While we may endeavour to solve minor and apparent problems in our everyday lives, there is a general consensus that the more complex and critical issues should be left to the experts. After all, experts have domain-specific knowledge and are best suited, through training and research, to do a particular job. Experts statistically have a higher chance of doing a better job within their field. An electrician, for example, is a specialist at repairing and maintaining the electrical systems. So, when our wiring is faulty, we call upon this expert. The same is the case with doctors, managers, counsellors, consultants and the like.
This terminology is often used in another sphere of human society – governance and administration. During arguments advocating decentralisation of power, or giving communities more autonomy to make crucial decisions, the counter-argument is made that these decisions and their enforcement should be left to the experts – public officials, technocrats, and others.
Let us examine the basis of this assumption. In the Indian administrative system, bureaucrats are selected through a series of intensive examinations and interviews. They are required to demonstrate extensive knowledge in several disciplines. Once they clear the screening process, they are subjected to further specialised training. Compared to the average Indian, the bureaucrats and the technocrats have arguably more in-depth knowledge about specific fields or at least a more profound formal education in their field.
When it comes to important administrative decisions like fund allocation, building roads and so on, the bureaucrats could be more efficient in making these decisions. Of course, there could be exceptions but leaving that aside, and conceding for a moment that bureaucrats are equipped to make these decisions if we press forward, we notice another glaring problem. We take for granted that experts will use their expertise and produce socially optimal results. This is mostly true in the private sector since the incentives to perform are stronger. But what about the government?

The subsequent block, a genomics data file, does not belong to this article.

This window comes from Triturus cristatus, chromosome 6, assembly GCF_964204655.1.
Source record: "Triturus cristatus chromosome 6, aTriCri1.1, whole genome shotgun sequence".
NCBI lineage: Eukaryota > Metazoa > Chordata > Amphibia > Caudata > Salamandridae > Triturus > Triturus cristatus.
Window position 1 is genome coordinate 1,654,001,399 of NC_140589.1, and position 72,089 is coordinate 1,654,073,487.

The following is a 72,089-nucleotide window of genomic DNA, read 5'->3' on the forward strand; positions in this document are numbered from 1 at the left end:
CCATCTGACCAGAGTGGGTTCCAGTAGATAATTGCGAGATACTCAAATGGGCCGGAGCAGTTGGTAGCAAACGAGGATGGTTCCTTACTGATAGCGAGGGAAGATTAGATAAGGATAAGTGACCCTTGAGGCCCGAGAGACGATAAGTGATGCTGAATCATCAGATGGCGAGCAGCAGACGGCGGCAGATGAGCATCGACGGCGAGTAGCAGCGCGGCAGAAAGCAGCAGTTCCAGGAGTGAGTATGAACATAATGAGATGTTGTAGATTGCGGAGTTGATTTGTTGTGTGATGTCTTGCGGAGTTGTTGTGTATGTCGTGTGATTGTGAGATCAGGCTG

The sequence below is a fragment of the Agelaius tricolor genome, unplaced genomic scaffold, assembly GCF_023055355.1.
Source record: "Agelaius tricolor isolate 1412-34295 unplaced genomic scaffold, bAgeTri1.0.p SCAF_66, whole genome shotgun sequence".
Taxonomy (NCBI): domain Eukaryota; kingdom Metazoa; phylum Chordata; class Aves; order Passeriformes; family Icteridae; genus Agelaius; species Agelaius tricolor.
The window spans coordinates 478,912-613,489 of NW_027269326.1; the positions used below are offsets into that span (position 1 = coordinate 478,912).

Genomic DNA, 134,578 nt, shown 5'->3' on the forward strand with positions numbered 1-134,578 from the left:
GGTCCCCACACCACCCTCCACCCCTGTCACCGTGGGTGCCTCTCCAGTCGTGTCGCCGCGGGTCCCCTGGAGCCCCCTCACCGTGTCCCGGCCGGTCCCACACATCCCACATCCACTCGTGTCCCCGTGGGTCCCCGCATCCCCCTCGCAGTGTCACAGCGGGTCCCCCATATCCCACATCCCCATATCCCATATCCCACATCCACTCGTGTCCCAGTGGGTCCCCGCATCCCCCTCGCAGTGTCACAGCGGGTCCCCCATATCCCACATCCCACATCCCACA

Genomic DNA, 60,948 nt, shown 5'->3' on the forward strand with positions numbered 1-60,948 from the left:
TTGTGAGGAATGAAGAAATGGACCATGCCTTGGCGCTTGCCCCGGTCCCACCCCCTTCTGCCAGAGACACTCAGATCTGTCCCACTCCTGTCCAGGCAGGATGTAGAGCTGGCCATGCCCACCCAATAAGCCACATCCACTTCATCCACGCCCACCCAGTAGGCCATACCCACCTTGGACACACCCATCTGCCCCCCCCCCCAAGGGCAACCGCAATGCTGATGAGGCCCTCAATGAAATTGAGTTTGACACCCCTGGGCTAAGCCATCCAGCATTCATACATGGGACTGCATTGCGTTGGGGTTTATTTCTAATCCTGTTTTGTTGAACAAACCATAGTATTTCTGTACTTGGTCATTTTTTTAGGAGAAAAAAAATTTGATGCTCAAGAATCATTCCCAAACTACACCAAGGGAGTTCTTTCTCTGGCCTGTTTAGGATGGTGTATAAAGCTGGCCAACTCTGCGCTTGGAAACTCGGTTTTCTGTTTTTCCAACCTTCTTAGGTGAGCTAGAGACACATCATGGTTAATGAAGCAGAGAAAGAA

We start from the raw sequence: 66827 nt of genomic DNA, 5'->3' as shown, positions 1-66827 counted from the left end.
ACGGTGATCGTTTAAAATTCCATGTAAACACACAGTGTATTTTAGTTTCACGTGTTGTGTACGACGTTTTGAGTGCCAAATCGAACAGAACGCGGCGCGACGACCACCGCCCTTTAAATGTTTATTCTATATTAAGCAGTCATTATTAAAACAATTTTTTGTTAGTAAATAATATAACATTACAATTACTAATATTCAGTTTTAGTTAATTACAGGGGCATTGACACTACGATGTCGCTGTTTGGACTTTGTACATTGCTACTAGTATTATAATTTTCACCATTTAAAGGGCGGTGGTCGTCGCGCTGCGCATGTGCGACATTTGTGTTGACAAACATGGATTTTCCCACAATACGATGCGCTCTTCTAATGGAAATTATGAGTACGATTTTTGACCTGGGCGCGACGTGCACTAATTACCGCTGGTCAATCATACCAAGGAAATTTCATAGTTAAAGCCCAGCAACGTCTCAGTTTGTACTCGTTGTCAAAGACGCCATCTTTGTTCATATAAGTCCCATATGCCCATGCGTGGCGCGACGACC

In the private sector, experts are structurally driven to use their expertise. The business of doctors, electricians, counsellors etc. depends on their reputation, which increases or decreases based on the quality of service they provide. In short, if you provide excellent service by using your expertise, you will have a more extensive clientele, and your business will bloom. Competition and profits are major incentives for better performance. However, the same is not true in the bureaucratic environment. Government employees are paid fixed salaries regardless of their work. Even the incentive of promotions is not linked to results. In most cases, one is promoted due to seniority or connections.
Public and private choice processes are different, not because the motivations of actors are different, but because of differences in the incentives and constraints that exist in the pursuit of self-interest in the two settings.
Budget maximisation seems to be the primary goal of bureaucrats because more funding for their departments translates into broader administrative discretion, more opportunities for promotion; basically, more power. But the primary incentive here should not be to gain more power; it should be to use expertise for societal development. It is not that bureaucrats do not have incentives, just that they are not well-aligned with the aspirations of the society. After all, who wants bigger budgets and more powers for government officials?
Bureaucrats have autonomy in making administrative decisions, but they do not have the right incentives to do a good job and outperform in fulfilment of their duties. This is very dangerous and needs to be critiqued because bureaucrats spend large sums of taxpayer money. They take decisions about your and my life, and if their incentives are misaligned, development cannot happen.
The concept of incentives becomes more critical in the government than in the private sector, since the government is supposed to exist for the welfare of the people. There is minimal competition among bureaucrats which reduces incentives to perform well. Such a structure kills initiatives, inhibits societal progress, and it needs to be checked.
It’s well known that performance-based incentives motivate behaviours better than anything else. To limit political influence over salaries of bureaucrats or civil servants, they are typically based on rigid pay scales with very less room for using financial incentives to reward performance. Nonetheless, it is possible to develop creative schemes to motivate bureaucrats to perform better based on outcomes achieved. Multiple governments have done it. A 2017 report by the International Growth Centre titled “Rewarding bureaucrats: Can incentives improve public sector performance?” mentions research findings in different spheres of the public sector, where well-designed incentives have worked.
India has a considerably large bureaucracy, so it might not be possible to conduct a largescale restructuring of government salary structures. However, leveraging even just a small portion of the wage bill toward merit-based incentives may yield surprising results, particularly when performance is accurately measured.
As Thomas Sowell rightly pointed out – “It is hard to imagine a more stupid or more dangerous way of making decisions than by putting those decisions in the hands of people who pay no price for being wrong.”
Read more: Five Reform ideas for ‘Minimum Government, Maximum Governance’
The opinions expressed in this essay are those of the authors. They do not purport to reflect the opinions or views of CCS.